I've spent the past week looking at paintings of Parisian landmarks to write this article for Dailyartdaily. I loved armchair travelling through the City of Light.
The style is best known for Water lilies by Claude Monet Ballerinas by Edgar Degas Pretty ladies by Pierre-Auguste Renoir Mothers and children by Mary Cassatt. How to recognize it Paintings have a sketch-like or fuzzy appearance. Subjects are recognizable from a distance, but they dissipate into brush strokes as you get closer. Forms are flat,… Continue reading A Guide to Impressionist Painting
I thought that the title of this painting made it appropriate for today. Willard Metcalf (1858-1925) was an influential American artist from New England. He painted this work in Old Lyme, Connecticut when he was associated with the art colony there.* I love the mystery and beauty of this painting. Who is the girl? What… Continue reading American Art of the Week: May Night by Willard Metcalf
John Singer Sargent painted this beautiful and dreamlike scenewhile residing at Broadway, a quaint English country town turned creative colony. According to the description Sargent, Portraits of Artists and Friends, this painting expresses several of the styles that Sargent was interested in at the time - French Impressionism, Pre-Raphaelitism, Aestheticism, and Japonisme - as well as numerous literary, musical, and symbolic references (p. .… Continue reading American Art of the Week: Carnation, Lily, Lily, Rose by John Singer Sargent
Theodore Robinson (1852-1896) was one of the first American impressionist painters, and he painted at the Giverny, France artists' colony alongside Claude Monet.* This particular painting, one of his late works, is perhaps not as characteristic of his usual style as his earlier rural landscapes. However, I chose it because of its subject matter - the… Continue reading American Art of the Week: World’s Columbian Exposition by Theodore Robinson
Childe Hassam (1859-1935) is one of my mush favorite American artists. He is also has the rare distinction of having one of his paintings hang in the Oval Office. Hassam painted New England and New York - the cityscape, the sea, and the countryside; this (at least to my knowledge) is rare for an American artist.(1) Hassam's Impressionist… Continue reading American Art of the Week: Church at Old Lyme by Childe Hassam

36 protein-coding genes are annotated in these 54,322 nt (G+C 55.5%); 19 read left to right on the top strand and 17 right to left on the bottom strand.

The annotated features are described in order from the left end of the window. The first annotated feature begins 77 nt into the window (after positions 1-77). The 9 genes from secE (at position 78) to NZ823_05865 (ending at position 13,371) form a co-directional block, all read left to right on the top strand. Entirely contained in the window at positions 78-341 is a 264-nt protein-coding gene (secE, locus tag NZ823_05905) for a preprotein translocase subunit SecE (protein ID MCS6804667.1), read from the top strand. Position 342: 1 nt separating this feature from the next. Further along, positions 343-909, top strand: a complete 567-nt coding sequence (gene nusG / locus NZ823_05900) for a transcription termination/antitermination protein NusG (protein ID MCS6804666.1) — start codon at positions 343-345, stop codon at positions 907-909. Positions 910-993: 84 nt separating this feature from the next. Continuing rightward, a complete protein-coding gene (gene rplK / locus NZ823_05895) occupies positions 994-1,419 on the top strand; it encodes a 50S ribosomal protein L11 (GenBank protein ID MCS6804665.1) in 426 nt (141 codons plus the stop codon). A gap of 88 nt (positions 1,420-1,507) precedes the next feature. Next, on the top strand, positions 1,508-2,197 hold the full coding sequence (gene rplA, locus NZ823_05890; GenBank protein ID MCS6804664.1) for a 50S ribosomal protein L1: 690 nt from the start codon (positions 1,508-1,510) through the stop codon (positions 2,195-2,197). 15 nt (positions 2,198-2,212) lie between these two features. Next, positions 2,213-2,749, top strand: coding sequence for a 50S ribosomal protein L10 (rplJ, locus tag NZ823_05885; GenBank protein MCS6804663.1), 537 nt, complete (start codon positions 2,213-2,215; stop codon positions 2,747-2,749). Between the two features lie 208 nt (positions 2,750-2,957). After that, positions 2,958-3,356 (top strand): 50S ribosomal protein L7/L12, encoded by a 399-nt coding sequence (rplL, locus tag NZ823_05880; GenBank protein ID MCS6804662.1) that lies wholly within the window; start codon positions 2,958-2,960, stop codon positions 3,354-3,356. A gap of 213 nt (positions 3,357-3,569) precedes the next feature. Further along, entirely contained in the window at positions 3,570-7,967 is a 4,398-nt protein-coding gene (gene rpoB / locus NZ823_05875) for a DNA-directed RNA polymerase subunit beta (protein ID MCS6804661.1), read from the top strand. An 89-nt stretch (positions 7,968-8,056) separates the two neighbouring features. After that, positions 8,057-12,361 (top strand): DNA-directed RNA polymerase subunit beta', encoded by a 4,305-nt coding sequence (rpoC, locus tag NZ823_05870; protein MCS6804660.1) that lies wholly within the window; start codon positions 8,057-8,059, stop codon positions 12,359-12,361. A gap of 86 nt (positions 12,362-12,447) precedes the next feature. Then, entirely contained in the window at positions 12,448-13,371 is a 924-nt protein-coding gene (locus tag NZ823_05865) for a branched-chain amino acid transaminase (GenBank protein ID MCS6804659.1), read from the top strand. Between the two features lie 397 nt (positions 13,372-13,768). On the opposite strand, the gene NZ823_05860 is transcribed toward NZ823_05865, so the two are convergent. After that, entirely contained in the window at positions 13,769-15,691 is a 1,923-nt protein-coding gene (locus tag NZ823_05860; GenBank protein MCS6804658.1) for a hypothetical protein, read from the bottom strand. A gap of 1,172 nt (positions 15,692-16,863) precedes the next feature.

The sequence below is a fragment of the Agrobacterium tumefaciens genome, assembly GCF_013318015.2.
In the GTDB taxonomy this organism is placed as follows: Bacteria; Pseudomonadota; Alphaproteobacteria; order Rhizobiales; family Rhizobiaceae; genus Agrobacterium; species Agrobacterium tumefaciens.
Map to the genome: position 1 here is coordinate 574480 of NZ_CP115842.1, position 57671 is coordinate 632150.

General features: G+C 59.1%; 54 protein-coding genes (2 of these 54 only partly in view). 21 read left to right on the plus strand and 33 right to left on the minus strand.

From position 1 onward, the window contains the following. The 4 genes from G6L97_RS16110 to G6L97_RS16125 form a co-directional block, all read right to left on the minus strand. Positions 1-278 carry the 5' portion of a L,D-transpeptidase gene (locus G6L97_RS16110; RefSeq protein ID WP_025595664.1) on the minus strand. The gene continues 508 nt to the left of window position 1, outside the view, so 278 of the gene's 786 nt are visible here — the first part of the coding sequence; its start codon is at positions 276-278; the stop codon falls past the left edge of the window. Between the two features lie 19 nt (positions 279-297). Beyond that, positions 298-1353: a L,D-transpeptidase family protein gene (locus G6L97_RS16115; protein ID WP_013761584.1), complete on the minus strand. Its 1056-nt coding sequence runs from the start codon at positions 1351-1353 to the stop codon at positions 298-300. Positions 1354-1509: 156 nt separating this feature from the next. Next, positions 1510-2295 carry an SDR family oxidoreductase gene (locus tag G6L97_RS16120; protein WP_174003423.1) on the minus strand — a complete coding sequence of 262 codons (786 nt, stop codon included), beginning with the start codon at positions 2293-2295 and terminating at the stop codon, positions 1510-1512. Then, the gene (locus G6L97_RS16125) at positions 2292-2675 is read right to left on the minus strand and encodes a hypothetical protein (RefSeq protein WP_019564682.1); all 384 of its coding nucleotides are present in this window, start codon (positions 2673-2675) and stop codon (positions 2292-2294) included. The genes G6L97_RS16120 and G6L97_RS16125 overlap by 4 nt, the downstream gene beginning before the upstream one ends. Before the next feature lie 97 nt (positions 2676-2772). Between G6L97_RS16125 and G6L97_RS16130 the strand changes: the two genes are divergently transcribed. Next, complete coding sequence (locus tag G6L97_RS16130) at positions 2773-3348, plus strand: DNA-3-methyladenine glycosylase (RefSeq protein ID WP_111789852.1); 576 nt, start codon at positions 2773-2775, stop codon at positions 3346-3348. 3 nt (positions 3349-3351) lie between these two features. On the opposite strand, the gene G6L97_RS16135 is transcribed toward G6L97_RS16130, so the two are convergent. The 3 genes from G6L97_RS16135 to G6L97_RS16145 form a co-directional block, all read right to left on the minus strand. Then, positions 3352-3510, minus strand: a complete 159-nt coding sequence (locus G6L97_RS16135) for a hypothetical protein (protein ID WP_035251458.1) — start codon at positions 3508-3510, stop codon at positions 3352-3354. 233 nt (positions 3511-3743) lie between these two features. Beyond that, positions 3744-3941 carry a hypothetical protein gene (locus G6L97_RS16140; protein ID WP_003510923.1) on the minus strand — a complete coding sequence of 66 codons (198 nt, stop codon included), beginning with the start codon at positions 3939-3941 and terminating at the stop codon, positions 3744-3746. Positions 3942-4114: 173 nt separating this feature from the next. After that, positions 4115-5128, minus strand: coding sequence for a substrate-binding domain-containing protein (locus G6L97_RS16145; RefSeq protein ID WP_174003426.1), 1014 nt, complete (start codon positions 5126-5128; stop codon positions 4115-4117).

American Impressionist Lilla Cabot Perry's beautiful painting of her daughter sitting by the window.
I think we've already established how much I love paintings of New York City in the snow, since I've written two previous posts on the topic (Snow falls softly on the city: the paintings of Guy C. Wiggins and Snow in New York, the Contemporary Version). For many Americans, particularly those who live in the northeastern part… Continue reading December 4th: Late Afternoon, New York, Winter by Childe Hassam
Today’s assignment was to pick up the nearest book, turn to page twenty-nine, and write a post based on the first word that you notice on that page. In a fashion that should not surprise anyone who knows anything about me, my nearest book was Robert Edsel’s The Monuments Men. I’m nothing if not predictable.… Continue reading Failure… or Not (WordPress Writing 101 Prompt #14)
For today's prompt about writing from a different point of view, I decided to describe a work of art from the perspective of a figure depicted in the work. I have chosen Edouard Manet's Railroad (Gare St-Lazare) at the National Gallery of Art in Washington D.C., a painting noted for its opaque psychology, unclear narrative, and… Continue reading WordPress Writing 101 Prompt #9: What Manet’s Girls Saw